Review ‘Cabaret Noir’

‘Cabaret Noir’ is a fascinating exploration of what moments, words, and people shape what it means to be black

Does ‘blackness’ have a definition, or does it vary from person to person as it does from medium to medium? Co-presented by The Canadian Stage and Dance Immersion, this one-act piece uses the written word, music, movement, and theatre to explore how ‘black’ has been depicted and defined by a wide assortment of people.

 I was impressed by the performers overall; from the first moment of the show, you could tell they were dedicated to unpacking the concept of ‘blackness’ with full authority and intent. There were some absolute gems in this show, right from the beginning where one by one, each cast member read pieces of books and poems in both English and French from influential black authors like Mya Angelou, Fredrick Douglas, and Barack Obama or that discussed black rights and issues well before it was seen as the “cool thing to do” like To Kill a Mockingbird and Black Like Me. For me, this extended moment symbolized the power of words, and how they could empower people to make change, and open their minds to the truth of how others around them may or may not have been treated. Though simple, it laid down an excellent foundation for what we were about to see. 

For those who have never been to one, a cabaret is an assortment of performances be it music, dance, acting, or tribute to other performers (like when people perform in drag) but all presented in one show, and that’s exactly what we were treated to. The cast of six moved seamlessly from one piece to another, each telling a uniquely different story. One of my favourite pieces was what I am going to call a tribute to Muhammad Ali, where we saw Anglesh Major expertly shadow box to a recorded interview the champ gave long, long ago. Another very moving piece was performed by Vlad Alexis, where the performer shared a series of racist, and homophobic remarks in a few different languages, but the way it was presented, I’m not sure if it would be remarks made by other people, or ones someone who was conditioned by society to hate themselves would say in a mirror. Either way, I was moved.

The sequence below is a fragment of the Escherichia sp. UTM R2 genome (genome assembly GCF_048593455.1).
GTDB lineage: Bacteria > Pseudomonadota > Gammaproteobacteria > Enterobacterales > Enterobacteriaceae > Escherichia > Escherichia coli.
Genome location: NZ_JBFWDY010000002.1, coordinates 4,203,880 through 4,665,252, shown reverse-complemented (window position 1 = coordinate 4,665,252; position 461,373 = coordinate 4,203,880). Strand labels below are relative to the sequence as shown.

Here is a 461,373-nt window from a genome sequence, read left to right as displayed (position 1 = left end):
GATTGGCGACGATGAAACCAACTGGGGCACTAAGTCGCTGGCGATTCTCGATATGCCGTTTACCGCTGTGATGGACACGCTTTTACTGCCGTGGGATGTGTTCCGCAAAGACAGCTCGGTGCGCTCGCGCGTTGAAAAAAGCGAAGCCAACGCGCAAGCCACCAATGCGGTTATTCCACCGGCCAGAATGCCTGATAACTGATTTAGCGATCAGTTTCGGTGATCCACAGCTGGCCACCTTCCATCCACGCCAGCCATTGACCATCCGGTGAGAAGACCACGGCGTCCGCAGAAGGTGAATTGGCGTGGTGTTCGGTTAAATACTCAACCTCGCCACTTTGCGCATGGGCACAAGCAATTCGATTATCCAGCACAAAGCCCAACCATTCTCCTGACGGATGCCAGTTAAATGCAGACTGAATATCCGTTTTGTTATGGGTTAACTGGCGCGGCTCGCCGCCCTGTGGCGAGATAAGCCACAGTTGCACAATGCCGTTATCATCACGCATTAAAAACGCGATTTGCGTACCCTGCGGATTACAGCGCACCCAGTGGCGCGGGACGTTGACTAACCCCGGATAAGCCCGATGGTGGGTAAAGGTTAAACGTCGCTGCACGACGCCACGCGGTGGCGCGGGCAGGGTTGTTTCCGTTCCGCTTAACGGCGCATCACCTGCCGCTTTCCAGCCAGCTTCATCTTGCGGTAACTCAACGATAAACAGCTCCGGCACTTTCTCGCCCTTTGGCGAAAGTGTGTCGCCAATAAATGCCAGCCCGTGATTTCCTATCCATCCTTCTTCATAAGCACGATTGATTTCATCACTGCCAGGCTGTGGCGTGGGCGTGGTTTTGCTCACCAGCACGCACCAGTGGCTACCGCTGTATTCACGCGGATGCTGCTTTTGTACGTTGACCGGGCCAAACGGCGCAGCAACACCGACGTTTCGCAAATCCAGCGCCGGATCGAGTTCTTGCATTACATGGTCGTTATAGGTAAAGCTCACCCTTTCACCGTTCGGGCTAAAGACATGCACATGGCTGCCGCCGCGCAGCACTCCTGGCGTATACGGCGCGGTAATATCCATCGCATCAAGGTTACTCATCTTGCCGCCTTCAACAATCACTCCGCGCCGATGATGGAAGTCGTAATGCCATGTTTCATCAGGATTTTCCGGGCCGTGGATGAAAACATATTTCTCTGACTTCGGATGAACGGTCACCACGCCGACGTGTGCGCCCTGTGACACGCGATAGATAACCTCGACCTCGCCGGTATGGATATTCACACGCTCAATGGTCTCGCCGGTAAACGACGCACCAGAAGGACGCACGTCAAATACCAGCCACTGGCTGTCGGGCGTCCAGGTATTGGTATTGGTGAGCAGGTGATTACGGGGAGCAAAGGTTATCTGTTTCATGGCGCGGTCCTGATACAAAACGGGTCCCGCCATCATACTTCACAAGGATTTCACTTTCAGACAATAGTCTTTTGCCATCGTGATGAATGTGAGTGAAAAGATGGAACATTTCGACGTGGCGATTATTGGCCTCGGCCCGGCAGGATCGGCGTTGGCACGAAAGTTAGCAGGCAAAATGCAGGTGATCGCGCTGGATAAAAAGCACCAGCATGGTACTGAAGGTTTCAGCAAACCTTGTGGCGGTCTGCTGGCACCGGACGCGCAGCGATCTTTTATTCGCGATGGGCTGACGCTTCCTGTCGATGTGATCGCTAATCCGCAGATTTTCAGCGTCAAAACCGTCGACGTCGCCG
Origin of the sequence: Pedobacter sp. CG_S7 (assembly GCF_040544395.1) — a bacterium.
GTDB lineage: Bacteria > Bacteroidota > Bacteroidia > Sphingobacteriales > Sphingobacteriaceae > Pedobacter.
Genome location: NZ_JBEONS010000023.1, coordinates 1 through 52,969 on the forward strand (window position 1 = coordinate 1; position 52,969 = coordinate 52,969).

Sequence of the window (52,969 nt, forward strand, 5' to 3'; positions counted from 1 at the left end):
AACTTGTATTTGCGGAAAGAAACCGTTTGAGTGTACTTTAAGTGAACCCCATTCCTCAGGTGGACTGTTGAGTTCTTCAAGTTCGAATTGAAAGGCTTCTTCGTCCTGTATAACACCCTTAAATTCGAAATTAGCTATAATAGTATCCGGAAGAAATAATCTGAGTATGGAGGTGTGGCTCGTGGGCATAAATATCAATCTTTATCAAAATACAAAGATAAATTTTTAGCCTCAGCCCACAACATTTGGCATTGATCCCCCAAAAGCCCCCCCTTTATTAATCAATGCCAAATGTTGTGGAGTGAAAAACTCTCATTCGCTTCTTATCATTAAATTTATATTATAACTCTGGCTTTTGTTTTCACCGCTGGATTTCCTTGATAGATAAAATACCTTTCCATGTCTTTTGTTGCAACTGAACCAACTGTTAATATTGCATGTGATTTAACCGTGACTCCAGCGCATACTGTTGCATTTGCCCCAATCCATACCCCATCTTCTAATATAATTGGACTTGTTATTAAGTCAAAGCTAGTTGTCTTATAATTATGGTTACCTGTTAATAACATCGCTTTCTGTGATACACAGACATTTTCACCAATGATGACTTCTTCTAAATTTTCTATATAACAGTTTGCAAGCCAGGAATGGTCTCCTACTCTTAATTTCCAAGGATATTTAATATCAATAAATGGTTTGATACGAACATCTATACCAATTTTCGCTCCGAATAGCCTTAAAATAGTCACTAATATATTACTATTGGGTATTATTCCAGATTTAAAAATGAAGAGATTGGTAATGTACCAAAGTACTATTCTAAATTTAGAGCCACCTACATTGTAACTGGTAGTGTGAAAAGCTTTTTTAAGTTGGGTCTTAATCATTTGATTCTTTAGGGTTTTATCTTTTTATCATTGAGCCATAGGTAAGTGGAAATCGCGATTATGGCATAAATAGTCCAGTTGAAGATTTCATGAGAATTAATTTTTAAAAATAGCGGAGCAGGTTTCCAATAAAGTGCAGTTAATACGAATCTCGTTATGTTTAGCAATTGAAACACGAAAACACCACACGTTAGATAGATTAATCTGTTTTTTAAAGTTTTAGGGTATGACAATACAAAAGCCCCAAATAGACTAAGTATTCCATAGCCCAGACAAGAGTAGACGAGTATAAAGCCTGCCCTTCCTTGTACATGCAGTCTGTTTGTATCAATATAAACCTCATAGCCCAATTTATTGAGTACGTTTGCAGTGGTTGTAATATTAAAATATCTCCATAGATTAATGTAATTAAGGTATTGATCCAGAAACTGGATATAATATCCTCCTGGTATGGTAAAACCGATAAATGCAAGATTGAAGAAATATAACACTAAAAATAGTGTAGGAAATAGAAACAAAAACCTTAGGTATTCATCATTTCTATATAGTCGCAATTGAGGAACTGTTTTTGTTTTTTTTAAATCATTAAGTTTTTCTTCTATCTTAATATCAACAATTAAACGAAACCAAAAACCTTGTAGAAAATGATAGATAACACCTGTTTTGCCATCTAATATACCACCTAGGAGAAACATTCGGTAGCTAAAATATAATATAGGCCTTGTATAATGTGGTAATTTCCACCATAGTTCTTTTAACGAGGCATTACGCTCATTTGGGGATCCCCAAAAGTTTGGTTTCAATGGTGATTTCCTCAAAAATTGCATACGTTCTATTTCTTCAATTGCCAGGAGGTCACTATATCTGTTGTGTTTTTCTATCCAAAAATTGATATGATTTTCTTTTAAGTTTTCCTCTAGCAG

The cast even collectively presented dialogue from an actual Canadian television show from the mid-1980s called, “He shoots, he scores” which chronicled a fictional hockey team in Quebec. However, in the scene they depicted (which the text was taken word for word from the show) we see two white hockey players treat a young, black girl in a physically and sexually abusive way, constantly reminding her that she was less because she was black. I really and truly hope that this moment was seen as one of disgust by the audiences at the time, but to be honest, I wouldn’t bet money on it, and that was really the point of segments of the show like that: it made us  question, as an audience, why these horrifically racist depictions were seen as acceptable and maybe even “normal” in society?

I only really have one major criticism of the show, and that has to do with the lighting. There were some majorly strong LED stage lights that pointed right into the eyes of the audience, effectively blinding us and leaving us unable to watch the pieces presented comfortably. One of those said pieces was performer Stacey Désilier krumping to Kanye West’s Blood on the Leaves which I literally couldn’t watch for more than a few seconds because it hurt my eyes way too much, which is a shame because Désilier, from what I could see, is a talented dancer and deserved to be seen. The same thing happened during the conclusion of what I’m going to call ‘The trial of Othello’, where Florence Blain Mbaye and Anglesh Major rapped and sang with power and passion, but again, I couldn’t watch it. My friend who joined me at the end of that piece leaned over to me and said, “I really liked that, but I couldn’t see a damn thing!” Sadly, the choice in lighting really took away from these pieces, and I would encourage the lighting designer to tackle this issue for other cities. 

Overall, I believe Cabaret Noir is an excellent exploration, celebration, and even at times criticism of what defines ‘blackness’. It is an analysis of culturally significant moments, media, and people that shape and cultivate aspects of black identity.

Watch a preview of Cabaret Noir below

Tickets for Cabaret Noir range from $29-$79 and production runfs Feb 9-11 with performances 8:00pm Thursday-Sunday.

Tickets can be purchased here

[Review by Shan Fernando]